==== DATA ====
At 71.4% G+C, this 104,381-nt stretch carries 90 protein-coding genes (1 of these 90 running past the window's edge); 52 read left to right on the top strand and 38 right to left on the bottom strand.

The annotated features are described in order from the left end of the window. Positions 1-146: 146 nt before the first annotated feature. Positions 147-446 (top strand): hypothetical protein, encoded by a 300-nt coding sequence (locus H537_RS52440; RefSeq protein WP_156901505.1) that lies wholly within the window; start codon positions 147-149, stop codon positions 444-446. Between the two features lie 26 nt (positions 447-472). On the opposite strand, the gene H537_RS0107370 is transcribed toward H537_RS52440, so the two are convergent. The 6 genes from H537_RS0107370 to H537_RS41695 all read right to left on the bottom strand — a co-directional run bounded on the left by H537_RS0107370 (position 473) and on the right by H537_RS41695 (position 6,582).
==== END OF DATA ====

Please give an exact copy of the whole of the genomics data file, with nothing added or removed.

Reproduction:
At 71.4% G+C, this 104,381-nt stretch carries 90 protein-coding genes (1 of these 90 running past the window's edge); 52 read left to right on the top strand and 38 right to left on the bottom strand.

The annotated features are described in order from the left end of the window. Positions 1-146: 146 nt before the first annotated feature. Positions 147-446 (top strand): hypothetical protein, encoded by a 300-nt coding sequence (locus H537_RS52440; RefSeq protein WP_156901505.1) that lies wholly within the window; start codon positions 147-149, stop codon positions 444-446. Between the two features lie 26 nt (positions 447-472). On the opposite strand, the gene H537_RS0107370 is transcribed toward H537_RS52440, so the two are convergent. The 6 genes from H537_RS0107370 to H537_RS41695 all read right to left on the bottom strand — a co-directional run bounded on the left by H537_RS0107370 (position 473) and on the right by H537_RS41695 (position 6,582).